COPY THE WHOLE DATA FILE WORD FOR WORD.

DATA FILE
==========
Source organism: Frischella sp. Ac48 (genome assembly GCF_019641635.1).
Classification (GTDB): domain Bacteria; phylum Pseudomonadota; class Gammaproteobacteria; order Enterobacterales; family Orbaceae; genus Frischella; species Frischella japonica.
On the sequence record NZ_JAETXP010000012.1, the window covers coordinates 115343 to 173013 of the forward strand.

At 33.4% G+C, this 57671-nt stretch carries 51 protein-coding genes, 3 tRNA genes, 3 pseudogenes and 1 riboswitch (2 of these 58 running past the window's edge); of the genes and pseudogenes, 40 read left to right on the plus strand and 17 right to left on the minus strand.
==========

Source organism: Frischella sp. Ac48 (genome assembly GCF_019641635.1).
Classification (GTDB): domain Bacteria; phylum Pseudomonadota; class Gammaproteobacteria; order Enterobacterales; family Orbaceae; genus Frischella; species Frischella japonica.
On the sequence record NZ_JAETXP010000012.1, the window covers coordinates 115343 to 173013 of the forward strand.

At 33.4% G+C, this 57671-nt stretch carries 51 protein-coding genes, 3 tRNA genes, 3 pseudogenes and 1 riboswitch (2 of these 58 running past the window's edge); of the genes and pseudogenes, 40 read left to right on the plus strand and 17 right to left on the minus strand.